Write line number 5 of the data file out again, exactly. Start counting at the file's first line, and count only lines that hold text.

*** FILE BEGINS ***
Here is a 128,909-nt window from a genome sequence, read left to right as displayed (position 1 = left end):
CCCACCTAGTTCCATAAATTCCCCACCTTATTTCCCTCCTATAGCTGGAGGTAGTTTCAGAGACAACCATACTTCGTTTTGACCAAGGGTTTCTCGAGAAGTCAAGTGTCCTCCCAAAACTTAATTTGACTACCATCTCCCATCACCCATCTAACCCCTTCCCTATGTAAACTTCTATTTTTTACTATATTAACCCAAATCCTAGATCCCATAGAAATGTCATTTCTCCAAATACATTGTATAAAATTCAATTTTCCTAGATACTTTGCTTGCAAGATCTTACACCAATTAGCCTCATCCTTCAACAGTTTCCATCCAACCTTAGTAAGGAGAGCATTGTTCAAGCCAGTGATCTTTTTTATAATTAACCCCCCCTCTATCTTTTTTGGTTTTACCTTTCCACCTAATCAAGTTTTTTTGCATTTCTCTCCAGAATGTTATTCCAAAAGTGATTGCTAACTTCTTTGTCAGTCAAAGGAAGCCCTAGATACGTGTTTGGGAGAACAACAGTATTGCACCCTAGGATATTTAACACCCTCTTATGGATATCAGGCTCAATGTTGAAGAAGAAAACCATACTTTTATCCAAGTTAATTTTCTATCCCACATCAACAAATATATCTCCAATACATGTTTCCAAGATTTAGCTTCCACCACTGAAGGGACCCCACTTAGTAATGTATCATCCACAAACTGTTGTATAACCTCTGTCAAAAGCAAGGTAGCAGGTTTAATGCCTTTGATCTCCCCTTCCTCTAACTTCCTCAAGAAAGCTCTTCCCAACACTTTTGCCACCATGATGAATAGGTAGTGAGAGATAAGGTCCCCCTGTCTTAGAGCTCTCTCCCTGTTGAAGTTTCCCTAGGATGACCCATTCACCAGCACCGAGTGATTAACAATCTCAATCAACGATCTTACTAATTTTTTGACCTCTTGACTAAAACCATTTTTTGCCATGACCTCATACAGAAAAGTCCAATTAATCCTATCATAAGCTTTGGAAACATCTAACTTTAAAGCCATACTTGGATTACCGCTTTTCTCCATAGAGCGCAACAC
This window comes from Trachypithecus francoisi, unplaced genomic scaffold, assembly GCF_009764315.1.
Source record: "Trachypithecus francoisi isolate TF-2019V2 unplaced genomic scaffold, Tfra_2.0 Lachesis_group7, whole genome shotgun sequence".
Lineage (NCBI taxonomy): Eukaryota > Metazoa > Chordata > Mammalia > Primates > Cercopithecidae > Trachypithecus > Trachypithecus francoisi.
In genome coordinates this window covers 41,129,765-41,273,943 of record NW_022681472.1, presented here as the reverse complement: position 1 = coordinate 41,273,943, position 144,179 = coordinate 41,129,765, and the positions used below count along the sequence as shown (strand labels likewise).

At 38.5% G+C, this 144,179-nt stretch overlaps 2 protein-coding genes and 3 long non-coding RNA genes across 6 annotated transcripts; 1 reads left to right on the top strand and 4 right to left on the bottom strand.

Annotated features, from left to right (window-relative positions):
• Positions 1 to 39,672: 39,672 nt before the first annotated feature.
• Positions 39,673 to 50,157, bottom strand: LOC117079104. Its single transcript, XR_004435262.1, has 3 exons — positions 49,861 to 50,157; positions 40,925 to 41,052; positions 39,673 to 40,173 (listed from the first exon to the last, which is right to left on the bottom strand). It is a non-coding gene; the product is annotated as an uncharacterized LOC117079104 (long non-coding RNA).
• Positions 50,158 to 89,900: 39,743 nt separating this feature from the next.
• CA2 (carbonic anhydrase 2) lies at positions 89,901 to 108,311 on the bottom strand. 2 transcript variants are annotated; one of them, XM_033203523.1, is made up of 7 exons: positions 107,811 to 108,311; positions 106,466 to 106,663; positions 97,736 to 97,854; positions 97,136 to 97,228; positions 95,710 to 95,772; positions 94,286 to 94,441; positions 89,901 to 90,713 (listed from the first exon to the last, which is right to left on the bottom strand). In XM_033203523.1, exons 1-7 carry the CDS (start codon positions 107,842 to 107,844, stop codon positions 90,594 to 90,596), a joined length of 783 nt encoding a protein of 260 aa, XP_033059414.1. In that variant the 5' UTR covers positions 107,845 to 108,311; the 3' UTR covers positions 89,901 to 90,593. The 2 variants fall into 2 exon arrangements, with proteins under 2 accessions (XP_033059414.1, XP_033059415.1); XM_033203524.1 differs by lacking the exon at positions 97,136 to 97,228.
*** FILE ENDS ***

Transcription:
Lineage (NCBI taxonomy): Eukaryota > Metazoa > Chordata > Mammalia > Primates > Cercopithecidae > Trachypithecus > Trachypithecus francoisi.